Wednesday, July 24, 2024

NBA Star Power Index: LeBron James’ scoring-title chase an act of desperation; Stephen Curry gets his man back

Welcome back to NBA Star Power Index: A weekly gauge of the players getting the most buzz around the league. Inclusion on this list isn’t necessarily a good thing — it simply means you’re capturing the NBA world’s attention. This is also not a ranking. The players listed are in no particular order. This column will run every week throughout the regular season. 

LeBron James has finally figured out a winning recipe for the Los Angeles Lakers: All he has to do is score 50 points. Is that asking too much? Since the All-Star break, the Lakers have lost eight of 10 games. In the two they won, against the Warriors and Wizards, LeBron put up 56 and 50, respectively. Anything less apparently isn’t enough for what truly might be, without Anthony Davis, one of the worst teams in the league. 

The consolation prize for LeBron’s scoring binge might be his second scoring title. He won his first in 2007-08 by averaging 30 on the dot. This season, he’s averaging 29.7 entering play on Wednesday, tied for second with Giannis Antetokounmpo, and just two-tenths of a point behind current scoring leader Joel Embiid

If LeBron wanted to, he could’ve won 10 scoring titles by now. Volume bucket-hunting isn’t normally his thing. This is being done out of sheer desperation trying to carry a supremely flawed team in Davis’ absence. 

That LeBron can flip this kind of scoring switch in his 19th season at 37 years old, without a single other threat on the court at present that defenses are even remotely concerned about, is remarkable. That it’s proven to be nowhere near enough to make the Lakers even an average team is even more remarkable. 

Kyrie Irving has scored 132 points over his last three games. Fifty of those came against the Hornets on March 8, then 60 more came on Tuesday night against the Magic. Irving’s 60-piece came less than 24 hours after Karl-Anthony Towns put up his own 60 against the Spurs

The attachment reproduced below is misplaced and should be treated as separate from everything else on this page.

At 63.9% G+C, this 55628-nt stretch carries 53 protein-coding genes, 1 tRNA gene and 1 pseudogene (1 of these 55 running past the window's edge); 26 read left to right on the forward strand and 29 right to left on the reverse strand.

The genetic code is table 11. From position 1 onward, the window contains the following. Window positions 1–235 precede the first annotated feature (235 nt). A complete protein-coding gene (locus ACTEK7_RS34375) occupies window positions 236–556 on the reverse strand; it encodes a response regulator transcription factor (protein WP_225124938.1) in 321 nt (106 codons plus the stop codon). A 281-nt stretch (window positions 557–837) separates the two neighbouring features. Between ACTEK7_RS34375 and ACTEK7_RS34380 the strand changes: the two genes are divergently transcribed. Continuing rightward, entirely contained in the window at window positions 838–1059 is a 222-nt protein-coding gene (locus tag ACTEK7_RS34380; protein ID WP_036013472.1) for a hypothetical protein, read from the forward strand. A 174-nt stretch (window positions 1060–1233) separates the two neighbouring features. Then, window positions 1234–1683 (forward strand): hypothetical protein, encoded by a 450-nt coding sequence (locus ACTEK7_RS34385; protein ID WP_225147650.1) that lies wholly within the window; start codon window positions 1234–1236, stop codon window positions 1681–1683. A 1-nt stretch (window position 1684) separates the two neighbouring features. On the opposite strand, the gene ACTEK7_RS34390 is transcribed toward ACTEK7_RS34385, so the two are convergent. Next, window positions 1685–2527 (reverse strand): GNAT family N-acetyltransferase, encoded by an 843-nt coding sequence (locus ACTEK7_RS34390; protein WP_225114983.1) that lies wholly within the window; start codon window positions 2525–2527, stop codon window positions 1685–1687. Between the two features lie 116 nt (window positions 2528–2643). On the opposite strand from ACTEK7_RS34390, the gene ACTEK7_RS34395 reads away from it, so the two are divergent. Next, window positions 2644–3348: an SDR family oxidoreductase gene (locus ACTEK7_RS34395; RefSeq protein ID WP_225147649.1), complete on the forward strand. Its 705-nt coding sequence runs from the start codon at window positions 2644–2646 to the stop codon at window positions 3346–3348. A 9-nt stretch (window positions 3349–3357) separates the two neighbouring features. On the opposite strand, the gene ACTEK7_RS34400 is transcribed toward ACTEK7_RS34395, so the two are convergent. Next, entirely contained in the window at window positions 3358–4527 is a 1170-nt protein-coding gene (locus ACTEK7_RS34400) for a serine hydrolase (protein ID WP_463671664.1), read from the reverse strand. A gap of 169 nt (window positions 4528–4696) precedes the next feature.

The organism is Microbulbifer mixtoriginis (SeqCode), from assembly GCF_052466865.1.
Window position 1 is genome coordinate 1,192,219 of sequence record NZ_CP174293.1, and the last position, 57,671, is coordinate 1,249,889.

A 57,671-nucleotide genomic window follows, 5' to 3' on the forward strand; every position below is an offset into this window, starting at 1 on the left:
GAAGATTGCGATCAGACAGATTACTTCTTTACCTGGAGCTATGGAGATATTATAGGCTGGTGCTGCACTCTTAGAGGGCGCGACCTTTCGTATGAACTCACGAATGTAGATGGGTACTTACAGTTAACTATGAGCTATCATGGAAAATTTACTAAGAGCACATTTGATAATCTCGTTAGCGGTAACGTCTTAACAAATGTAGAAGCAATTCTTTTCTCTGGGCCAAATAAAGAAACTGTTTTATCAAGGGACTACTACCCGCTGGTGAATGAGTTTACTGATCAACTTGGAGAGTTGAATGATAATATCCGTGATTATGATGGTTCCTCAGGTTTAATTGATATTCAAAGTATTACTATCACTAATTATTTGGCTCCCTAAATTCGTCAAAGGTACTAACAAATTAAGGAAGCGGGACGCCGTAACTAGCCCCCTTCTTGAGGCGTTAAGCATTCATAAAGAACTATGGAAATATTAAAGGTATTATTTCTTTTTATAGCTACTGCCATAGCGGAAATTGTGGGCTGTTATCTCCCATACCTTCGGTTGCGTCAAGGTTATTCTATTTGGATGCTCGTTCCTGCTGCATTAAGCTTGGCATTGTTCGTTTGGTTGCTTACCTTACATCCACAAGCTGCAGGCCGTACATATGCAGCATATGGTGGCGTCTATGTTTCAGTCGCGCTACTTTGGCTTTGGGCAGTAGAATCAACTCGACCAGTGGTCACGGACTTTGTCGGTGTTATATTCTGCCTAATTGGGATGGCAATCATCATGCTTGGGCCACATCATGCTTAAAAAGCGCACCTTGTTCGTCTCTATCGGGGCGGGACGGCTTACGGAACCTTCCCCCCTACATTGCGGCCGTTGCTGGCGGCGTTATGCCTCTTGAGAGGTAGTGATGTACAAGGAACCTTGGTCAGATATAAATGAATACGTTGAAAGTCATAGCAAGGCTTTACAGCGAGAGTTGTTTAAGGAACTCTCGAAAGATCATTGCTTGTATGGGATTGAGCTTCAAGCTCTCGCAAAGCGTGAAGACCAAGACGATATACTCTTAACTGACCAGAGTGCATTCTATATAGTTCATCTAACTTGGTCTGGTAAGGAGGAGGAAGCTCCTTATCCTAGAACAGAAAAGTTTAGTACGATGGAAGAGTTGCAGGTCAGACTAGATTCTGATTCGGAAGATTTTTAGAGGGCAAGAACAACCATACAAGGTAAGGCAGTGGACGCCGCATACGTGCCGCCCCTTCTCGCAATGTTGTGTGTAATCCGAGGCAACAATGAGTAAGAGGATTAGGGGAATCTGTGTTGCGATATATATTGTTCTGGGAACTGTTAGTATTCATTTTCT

For Irving, in addition to tying Towns for the NBA’s single-game high this season, the 60 points is a career high (he had 57 in 2015) and a Nets franchise record, topping Deron Williams‘ 57 in 2012. 

Irving’s night continues what has been a wild scoring binge across the NBA of late. Over the past two weeks alone, there have been six games of at least 50 points: Irving (50, 60), LeBron James (50, 56) Jayson Tatum (54) and Kevin Durant (53). Add to that a 47 for Stephen Curry, a 47 and 46 for Trae Young, 45 for Jordan Clarkson, 44 for Josh Hart and De’Aaron Fox (who also had a 41), 43 for Giannis Antetokounmpo and Joel Embiid, 41 for Darius Garland and 40 for Nikola Jokic

The Nets were playing on the front end of a back-to-back, but don’t worry about Kyrie wearing himself out. He can’t play at home vs. Dallas on Wednesday anyway. In fact, he can’t play in Brooklyn’s next three games, meaning he won’t suit up again for almost two weeks. 

As mentioned above. Towns owned this season’s single-game scoring high for about 20 hours until Irving matched him. Like Irving, Towns only needed 31 shots to get his 60. He made 19 of them, including seven of his 11 3-pointers. Towns also made 15 of his 16 free throws, and he dedicated his performance to his late mother, Jacqueline, who died in 2020 at the age of 58 from COVID-related complications.